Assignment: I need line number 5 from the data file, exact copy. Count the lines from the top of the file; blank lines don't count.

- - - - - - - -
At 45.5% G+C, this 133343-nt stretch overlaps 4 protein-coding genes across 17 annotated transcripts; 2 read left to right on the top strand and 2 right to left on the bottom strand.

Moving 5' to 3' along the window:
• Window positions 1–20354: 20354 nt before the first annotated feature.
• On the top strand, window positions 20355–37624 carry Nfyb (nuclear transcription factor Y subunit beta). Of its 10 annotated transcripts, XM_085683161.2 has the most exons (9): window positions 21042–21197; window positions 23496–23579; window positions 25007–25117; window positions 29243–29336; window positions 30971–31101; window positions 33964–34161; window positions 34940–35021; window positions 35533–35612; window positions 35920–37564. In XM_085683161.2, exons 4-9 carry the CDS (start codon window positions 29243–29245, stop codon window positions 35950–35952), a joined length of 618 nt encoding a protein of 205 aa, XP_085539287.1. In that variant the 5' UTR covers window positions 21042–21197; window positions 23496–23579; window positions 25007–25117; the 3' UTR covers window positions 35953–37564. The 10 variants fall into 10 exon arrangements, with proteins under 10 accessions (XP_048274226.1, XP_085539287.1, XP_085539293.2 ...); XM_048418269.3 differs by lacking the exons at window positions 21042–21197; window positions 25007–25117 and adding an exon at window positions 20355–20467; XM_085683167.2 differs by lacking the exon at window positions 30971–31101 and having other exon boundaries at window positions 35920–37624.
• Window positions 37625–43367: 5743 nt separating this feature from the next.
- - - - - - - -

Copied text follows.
• Window positions 37625–43367: 5743 nt separating this feature from the next.